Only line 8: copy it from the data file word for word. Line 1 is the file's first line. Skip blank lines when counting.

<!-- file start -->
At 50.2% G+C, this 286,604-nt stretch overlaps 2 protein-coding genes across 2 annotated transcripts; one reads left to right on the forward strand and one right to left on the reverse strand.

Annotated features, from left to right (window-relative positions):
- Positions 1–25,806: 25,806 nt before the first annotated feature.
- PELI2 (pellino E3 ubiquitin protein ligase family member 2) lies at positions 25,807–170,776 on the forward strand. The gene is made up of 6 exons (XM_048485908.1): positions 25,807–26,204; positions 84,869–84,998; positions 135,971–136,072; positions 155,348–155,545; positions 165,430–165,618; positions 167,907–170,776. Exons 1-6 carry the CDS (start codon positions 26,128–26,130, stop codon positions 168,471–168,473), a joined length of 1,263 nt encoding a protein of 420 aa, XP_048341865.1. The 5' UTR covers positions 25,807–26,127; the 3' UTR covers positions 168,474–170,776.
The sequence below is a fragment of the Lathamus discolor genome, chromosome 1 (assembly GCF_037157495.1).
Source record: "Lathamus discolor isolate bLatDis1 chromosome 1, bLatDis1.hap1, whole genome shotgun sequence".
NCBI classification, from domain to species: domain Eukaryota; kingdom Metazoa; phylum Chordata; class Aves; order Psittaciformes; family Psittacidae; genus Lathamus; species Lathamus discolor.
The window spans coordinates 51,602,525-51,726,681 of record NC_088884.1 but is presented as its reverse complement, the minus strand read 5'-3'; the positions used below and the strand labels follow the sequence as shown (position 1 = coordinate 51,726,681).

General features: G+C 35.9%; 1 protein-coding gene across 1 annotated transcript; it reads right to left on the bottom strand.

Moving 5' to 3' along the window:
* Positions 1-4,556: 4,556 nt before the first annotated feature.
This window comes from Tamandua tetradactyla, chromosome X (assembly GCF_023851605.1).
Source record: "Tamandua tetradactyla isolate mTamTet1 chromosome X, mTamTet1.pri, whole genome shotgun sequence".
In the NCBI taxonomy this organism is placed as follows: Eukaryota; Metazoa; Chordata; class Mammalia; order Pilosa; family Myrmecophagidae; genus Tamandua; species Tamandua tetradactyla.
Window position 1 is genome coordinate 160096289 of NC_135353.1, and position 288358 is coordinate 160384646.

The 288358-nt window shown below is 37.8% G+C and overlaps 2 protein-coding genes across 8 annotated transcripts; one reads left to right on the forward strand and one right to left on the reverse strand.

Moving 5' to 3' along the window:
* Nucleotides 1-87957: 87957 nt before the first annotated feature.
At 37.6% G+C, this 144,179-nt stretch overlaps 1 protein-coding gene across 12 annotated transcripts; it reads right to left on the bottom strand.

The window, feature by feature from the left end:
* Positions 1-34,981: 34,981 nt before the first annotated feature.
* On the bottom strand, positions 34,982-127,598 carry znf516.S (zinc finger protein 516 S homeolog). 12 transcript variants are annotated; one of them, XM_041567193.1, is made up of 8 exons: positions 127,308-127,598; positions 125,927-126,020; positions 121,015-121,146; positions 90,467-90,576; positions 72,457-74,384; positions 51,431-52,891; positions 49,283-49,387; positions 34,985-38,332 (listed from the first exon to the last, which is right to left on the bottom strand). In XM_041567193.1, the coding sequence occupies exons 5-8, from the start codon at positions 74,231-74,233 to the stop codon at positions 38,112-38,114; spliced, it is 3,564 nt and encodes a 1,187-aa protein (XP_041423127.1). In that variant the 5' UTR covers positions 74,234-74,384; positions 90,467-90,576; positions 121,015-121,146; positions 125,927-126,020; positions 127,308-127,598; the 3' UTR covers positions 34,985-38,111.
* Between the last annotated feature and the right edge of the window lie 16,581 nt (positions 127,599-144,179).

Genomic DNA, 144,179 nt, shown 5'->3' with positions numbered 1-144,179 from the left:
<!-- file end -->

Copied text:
The window spans coordinates 51,602,525-51,726,681 of record NC_088884.1 but is presented as its reverse complement, the minus strand read 5'-3'; the positions used below and the strand labels follow the sequence as shown (position 1 = coordinate 51,726,681).